Proto-oncogene: A gene involved in normal cell growth. Mutations (changes) in a proto-oncogene may cause it to become an oncogene, which can cause the growth of cancer cells.
Pruritus: Localized or generalized itching due to irritation of sensory nerve endings.
Pseudophakic: The presence of a lens after cataract extraction.
Pseudopolyp: An area of hypertrophied gastrointestinal mucosa that resembles a polyp and contains nonmalignant cells.
Psoralens: Compounds that act as photosensitizing compounds.
Psoriatic arthritis: Inflammatory arthropathy associated with psoriasis. This condition is characterized by stiffness, pain, swelling, and tenderness around the joints and ligaments.
Pulmonary artery catheter: An invasive device used to measure hemodynamic parameters directly, including cardiac output and pulmonary artery occlusion pressure; calculated parameters include stroke volume and systemic vascular resistance.
Pulmonary artery occlusion pressure: A hemodynamic measurement obtained via catheter placed into the pulmonary artery used to evaluate patient volume status within the left ventricle.
Pulmonary embolus: An obstruction of the pulmonary artery or one of its branches by material that originated elsewhere in the body. The embolic material is often either a thrombus, air, tumor, or adipose tissue.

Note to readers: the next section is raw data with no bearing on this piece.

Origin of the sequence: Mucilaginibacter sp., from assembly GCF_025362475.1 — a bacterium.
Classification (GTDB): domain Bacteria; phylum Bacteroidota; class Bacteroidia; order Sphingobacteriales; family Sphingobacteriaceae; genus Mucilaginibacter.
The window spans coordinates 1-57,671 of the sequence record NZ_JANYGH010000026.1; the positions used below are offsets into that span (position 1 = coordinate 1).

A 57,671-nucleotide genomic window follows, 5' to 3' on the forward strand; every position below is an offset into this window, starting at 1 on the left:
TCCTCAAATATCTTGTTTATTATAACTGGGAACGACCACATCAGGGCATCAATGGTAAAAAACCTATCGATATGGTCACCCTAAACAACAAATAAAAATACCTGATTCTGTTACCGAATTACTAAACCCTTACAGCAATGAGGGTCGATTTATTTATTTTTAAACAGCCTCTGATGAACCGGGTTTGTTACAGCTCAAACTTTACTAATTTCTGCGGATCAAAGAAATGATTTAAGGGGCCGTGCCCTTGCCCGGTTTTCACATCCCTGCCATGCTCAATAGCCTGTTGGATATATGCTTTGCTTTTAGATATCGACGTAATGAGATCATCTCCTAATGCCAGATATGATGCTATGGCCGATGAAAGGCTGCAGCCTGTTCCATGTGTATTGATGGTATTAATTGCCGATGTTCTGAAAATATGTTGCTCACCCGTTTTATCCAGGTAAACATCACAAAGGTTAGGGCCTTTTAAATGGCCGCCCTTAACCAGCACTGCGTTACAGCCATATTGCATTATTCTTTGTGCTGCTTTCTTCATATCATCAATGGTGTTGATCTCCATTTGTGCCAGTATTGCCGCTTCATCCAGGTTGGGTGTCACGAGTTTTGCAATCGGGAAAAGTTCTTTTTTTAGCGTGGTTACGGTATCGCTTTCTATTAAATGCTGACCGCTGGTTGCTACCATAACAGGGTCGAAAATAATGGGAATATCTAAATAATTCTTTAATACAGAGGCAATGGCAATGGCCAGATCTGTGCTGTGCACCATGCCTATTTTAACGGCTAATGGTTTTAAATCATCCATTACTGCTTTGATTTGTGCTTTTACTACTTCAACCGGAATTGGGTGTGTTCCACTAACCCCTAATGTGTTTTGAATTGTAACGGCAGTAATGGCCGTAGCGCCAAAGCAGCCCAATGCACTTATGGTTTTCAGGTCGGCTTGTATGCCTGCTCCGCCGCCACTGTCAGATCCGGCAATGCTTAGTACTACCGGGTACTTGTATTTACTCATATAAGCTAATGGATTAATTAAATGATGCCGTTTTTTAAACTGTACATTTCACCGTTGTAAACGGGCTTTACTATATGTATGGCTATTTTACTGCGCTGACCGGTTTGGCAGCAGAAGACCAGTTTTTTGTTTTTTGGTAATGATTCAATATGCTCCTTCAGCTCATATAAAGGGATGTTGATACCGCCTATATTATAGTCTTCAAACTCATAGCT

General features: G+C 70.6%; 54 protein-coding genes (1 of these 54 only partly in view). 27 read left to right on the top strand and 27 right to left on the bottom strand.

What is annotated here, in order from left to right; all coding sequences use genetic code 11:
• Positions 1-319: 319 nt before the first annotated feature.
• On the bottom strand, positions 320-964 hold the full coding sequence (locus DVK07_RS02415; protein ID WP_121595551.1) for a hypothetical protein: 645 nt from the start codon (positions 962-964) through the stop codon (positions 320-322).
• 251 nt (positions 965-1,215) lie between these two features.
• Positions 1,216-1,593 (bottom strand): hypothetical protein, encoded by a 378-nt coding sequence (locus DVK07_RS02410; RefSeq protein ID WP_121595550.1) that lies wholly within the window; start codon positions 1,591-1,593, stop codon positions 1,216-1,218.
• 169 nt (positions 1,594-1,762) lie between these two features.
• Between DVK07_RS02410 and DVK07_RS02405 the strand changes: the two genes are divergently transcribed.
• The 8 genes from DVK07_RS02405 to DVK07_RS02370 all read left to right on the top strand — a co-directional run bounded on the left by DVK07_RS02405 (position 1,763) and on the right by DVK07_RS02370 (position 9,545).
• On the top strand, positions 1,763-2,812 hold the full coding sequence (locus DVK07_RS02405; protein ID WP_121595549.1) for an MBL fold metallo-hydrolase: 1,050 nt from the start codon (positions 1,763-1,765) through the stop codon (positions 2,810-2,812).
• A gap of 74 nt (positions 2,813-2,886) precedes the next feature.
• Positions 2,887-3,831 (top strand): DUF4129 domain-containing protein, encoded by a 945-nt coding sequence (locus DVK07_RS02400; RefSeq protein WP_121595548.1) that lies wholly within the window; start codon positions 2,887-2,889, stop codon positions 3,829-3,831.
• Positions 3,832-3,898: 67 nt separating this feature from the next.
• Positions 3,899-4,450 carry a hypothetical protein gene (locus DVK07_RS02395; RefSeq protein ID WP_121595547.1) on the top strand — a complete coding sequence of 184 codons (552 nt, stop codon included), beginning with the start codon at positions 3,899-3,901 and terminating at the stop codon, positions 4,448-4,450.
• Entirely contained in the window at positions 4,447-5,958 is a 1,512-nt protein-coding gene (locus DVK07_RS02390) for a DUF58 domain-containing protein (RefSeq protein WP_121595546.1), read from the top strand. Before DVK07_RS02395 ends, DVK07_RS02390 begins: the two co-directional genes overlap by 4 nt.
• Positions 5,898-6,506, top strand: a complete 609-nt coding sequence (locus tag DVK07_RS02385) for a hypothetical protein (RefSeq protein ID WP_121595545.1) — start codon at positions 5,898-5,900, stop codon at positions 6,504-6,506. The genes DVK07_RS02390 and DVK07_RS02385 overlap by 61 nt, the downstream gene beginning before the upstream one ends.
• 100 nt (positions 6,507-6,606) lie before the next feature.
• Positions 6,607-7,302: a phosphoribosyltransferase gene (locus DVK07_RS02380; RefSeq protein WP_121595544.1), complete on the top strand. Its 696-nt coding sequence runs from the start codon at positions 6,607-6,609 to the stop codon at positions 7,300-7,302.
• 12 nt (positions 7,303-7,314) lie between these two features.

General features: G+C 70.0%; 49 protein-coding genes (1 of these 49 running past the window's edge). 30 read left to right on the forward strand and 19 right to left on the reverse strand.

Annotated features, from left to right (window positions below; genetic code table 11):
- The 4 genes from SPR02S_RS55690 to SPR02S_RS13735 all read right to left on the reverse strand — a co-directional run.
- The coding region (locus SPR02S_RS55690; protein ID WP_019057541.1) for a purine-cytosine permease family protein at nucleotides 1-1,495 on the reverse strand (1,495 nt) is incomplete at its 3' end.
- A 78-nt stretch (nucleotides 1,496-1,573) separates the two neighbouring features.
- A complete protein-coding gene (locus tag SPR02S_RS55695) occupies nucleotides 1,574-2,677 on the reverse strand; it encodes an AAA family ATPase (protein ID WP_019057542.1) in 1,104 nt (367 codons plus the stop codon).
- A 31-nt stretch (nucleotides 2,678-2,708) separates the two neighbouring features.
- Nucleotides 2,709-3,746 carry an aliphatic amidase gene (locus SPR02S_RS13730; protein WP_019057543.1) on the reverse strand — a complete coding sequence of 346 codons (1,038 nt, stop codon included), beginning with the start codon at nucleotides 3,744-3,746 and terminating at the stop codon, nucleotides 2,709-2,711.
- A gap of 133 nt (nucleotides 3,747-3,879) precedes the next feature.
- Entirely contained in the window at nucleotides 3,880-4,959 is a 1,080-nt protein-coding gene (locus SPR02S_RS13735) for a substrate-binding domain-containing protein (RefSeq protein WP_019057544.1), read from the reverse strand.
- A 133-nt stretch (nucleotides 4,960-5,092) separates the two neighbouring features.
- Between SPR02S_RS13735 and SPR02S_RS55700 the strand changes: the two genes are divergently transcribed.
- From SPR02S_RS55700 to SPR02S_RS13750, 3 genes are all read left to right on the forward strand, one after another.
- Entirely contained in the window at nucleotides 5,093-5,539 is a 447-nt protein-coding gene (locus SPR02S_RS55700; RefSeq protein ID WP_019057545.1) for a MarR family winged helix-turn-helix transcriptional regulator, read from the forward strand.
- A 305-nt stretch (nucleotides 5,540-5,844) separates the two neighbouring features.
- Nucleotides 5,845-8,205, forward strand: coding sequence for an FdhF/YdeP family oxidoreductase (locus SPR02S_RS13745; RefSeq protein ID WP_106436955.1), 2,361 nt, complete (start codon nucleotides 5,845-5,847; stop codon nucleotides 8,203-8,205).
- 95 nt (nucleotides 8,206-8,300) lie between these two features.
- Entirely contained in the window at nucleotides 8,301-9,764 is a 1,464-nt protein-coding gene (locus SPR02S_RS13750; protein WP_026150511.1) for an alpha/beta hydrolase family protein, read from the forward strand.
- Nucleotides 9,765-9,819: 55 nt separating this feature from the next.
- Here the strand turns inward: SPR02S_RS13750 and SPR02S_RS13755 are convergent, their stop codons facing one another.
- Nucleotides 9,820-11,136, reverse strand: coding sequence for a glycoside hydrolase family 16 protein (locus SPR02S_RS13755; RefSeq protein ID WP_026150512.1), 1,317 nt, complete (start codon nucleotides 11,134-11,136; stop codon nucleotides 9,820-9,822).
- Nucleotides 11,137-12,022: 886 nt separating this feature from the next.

Pulmonary hypertension: An elevation in the pulmonary arterial pressure that can lead to right ventricular failure and heart failure symptoms.
Pulse oximetry: A noninvasive method of measuring arterial oxygen saturation. A pulse oximeter is a small device placed on a finger or earlobe that reads reflected light from capillary blood and estimates oxygen saturation.
Pulsus paradoxus: A large fall in systolic blood pressure and pulse volume during inspiration or an abnormal variation in pulse volume during respiration in which the pulse becomes weaker with inspiration and stronger with expiration.
Punding: Stereotyped behavior with repetitive movement or actions. An adverse reaction to dopaminergic therapy.
Purkinje fibers: Specialized myocardial fibers that conduct impulses from the atrioventricular node to the ventricles.
Purpura: A small hemorrhage of the skin, mucous membrane, or serosal surface.
Purulent: Containing, consisting of, or being pus.
Pustular psoriasis: A type of psoriasis associated with collection of neutrophils great enough to be seen clinically; may be generalized or localized. Often characterized by widespread sterile pustules and erythema.
Pustules: Vesicles filled with purulent fluid less than 0.5 cm in diameter.
Quality indicators: A list of indicators used by long-term care facility administrators and government overseers to identify potential problems in patient care.
Quality of life: An individual’s sense of well-being and ability to carry out activities of daily living.
Quiescence: Dormant disease.
Radon: A chemically inert, radioactive gaseous element produced by the decay of radium, which is a risk factor for developing lung cancer.
Rapid cycling: Four or more mood episodes (major depressive, manic, or hypomanic) within 1 year.
Rapid eye movement sleep: Phase of sleep in which the eyes move rapidly, there is low muscle tone, and dreaming may occur.
Rapid sequence intubation: An airway procedure that aims to reduce the incidence of complications when placing an endotracheal tube. During the procedure, agents are utilized to induce an amnestic state while also causing muscle relaxation to allow for easier passage of the tube to the lungs.